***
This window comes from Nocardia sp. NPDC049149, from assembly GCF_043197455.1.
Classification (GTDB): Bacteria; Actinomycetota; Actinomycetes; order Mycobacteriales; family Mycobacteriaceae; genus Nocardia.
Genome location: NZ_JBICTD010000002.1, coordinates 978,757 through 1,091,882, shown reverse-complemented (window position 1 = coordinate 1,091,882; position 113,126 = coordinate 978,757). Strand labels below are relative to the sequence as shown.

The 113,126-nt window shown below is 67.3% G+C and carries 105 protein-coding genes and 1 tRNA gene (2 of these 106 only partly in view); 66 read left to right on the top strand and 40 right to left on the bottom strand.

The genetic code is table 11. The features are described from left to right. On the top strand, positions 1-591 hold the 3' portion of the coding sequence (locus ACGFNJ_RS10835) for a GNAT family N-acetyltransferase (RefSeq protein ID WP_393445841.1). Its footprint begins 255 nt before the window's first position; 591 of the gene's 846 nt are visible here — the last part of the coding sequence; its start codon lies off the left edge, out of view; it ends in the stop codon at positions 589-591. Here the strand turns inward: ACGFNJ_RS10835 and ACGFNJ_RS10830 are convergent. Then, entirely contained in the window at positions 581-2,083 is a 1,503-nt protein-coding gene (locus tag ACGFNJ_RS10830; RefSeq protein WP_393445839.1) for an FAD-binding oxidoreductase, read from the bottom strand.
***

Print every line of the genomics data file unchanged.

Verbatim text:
This window comes from Nocardia sp. NPDC049149, from assembly GCF_043197455.1.
Classification (GTDB): Bacteria; Actinomycetota; Actinomycetes; order Mycobacteriales; family Mycobacteriaceae; genus Nocardia.
Genome location: NZ_JBICTD010000002.1, coordinates 978,757 through 1,091,882, shown reverse-complemented (window position 1 = coordinate 1,091,882; position 113,126 = coordinate 978,757). Strand labels below are relative to the sequence as shown.

The 113,126-nt window shown below is 67.3% G+C and carries 105 protein-coding genes and 1 tRNA gene (2 of these 106 only partly in view); 66 read left to right on the top strand and 40 right to left on the bottom strand.

The genetic code is table 11. The features are described from left to right. On the top strand, positions 1-591 hold the 3' portion of the coding sequence (locus ACGFNJ_RS10835) for a GNAT family N-acetyltransferase (RefSeq protein ID WP_393445841.1). Its footprint begins 255 nt before the window's first position; 591 of the gene's 846 nt are visible here — the last part of the coding sequence; its start codon lies off the left edge, out of view; it ends in the stop codon at positions 589-591. Here the strand turns inward: ACGFNJ_RS10835 and ACGFNJ_RS10830 are convergent. Then, entirely contained in the window at positions 581-2,083 is a 1,503-nt protein-coding gene (locus tag ACGFNJ_RS10830; RefSeq protein WP_393445839.1) for an FAD-binding oxidoreductase, read from the bottom strand.